Efforts are under way to require manufacturers to include calories on all pet food packaging in coming years, but Wakshlag said listing the calorie content won't help pet owners much.
"There's really no way, based on how the label is structured now, to accurately give the calories," he said. Unless a company has done a pricey and lengthy digestibility study of their food, "they really don't know how many calories are in a can," he said.
Pets don't need many calories to maintain a healthy weight. Ward said an adult 10-pound, indoor, spayed cat only needs 180 to 200 calories per day while an older 20-pound, neutered dog needs 340 to 380.
To figure out your pet's daily caloric needs, Ward suggests this formula as a starting point: Divide your pet's weight by 2.2. Multiply this figure by 30, then add 70, and you'll have an idea of how many calories to feed a typical, inactive spayed or neutered pet.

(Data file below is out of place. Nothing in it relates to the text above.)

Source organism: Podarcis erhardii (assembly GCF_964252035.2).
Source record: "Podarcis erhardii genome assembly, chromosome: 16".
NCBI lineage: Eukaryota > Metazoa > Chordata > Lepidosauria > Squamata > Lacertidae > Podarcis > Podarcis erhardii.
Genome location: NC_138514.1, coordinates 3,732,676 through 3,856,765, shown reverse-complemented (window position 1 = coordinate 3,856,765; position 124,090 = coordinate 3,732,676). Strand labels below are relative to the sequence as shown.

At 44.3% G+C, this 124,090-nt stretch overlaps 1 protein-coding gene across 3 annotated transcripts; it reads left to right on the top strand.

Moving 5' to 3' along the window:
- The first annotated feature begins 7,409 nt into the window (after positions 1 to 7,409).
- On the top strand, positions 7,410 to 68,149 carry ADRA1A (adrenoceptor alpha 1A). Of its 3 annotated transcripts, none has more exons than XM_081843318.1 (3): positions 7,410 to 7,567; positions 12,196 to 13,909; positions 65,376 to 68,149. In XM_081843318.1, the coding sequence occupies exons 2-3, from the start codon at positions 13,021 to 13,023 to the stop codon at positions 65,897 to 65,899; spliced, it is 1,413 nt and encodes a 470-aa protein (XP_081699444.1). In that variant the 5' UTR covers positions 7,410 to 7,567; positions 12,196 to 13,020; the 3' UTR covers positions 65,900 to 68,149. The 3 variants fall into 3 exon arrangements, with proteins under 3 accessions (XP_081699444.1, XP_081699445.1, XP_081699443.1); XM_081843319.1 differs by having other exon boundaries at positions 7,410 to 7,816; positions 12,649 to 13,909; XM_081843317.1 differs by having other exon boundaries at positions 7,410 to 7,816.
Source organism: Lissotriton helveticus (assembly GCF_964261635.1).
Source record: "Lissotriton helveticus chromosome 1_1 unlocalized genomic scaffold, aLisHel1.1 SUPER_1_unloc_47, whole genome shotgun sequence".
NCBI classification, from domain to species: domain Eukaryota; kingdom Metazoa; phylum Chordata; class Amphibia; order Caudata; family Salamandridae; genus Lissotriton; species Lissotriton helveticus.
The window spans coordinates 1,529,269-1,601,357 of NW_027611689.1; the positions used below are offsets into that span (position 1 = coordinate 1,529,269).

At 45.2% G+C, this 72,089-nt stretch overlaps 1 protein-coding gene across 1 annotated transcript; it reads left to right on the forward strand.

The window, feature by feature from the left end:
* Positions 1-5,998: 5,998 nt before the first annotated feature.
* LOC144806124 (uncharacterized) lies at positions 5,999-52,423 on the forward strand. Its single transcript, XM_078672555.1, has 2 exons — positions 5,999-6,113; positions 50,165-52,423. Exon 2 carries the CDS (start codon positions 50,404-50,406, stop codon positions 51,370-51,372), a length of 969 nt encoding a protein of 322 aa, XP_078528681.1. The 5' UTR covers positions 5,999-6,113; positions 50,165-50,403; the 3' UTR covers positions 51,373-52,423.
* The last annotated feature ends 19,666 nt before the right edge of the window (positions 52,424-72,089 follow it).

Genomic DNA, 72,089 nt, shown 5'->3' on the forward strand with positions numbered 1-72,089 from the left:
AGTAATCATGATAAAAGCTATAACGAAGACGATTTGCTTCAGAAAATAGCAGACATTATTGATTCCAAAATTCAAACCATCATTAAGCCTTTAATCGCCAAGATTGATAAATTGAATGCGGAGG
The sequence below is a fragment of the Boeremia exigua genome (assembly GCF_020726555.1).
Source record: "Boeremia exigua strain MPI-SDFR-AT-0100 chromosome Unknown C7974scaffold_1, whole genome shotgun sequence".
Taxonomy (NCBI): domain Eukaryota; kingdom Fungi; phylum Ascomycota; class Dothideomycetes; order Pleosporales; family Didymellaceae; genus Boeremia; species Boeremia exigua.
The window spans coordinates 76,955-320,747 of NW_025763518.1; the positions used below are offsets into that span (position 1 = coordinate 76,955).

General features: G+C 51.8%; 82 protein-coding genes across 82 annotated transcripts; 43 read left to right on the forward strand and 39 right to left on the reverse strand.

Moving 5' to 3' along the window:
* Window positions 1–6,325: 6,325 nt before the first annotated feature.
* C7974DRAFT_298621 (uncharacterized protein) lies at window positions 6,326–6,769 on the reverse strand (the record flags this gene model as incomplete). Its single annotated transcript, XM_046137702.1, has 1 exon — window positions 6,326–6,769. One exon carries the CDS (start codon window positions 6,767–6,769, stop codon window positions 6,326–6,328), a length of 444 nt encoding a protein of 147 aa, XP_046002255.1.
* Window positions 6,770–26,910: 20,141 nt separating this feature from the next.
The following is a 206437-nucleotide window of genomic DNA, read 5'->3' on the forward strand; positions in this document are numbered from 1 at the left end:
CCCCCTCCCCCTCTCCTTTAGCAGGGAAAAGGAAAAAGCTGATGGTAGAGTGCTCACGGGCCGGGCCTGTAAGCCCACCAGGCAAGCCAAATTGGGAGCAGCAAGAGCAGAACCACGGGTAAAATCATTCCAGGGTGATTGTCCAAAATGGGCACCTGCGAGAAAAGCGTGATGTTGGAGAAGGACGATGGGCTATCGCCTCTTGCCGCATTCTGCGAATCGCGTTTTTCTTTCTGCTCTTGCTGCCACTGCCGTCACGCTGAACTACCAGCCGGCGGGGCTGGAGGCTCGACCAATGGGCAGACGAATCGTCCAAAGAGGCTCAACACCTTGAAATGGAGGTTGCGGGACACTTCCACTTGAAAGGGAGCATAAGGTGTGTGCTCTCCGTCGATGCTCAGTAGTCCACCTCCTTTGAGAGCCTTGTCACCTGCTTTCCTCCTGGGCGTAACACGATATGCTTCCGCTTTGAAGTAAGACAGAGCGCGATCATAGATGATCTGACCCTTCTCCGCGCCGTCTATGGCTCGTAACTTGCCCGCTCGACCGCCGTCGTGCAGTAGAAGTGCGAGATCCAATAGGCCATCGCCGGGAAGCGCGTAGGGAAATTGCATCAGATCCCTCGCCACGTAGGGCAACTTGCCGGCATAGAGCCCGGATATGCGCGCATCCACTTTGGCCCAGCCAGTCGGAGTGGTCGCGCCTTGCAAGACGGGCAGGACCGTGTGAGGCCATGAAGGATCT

"Of course, each pet's metabolism is different, so be sure to consult your veterinarian before starting a diet," he said.
There's more on helping your pet stay healthy at the U.S. National Library of Medicine.
SOURCES: Joe Wakshlag, D.V.M., assistant professor, clinical nutrition, College of Veterinary Medicine, Cornell University, Ithaca, N.Y.; Lisa Freeman, D.V.M., professor, nutrition, Tufts University Cummings School of Veterinary Medicine, North Grafton, Mass.; Ernie Ward, D.V.M., veterinarian, Calabash, N.C., and author, Chow Hounds: Why Our Dogs Are Getting Fatter -- A Vet's Plan to Save Their Lives
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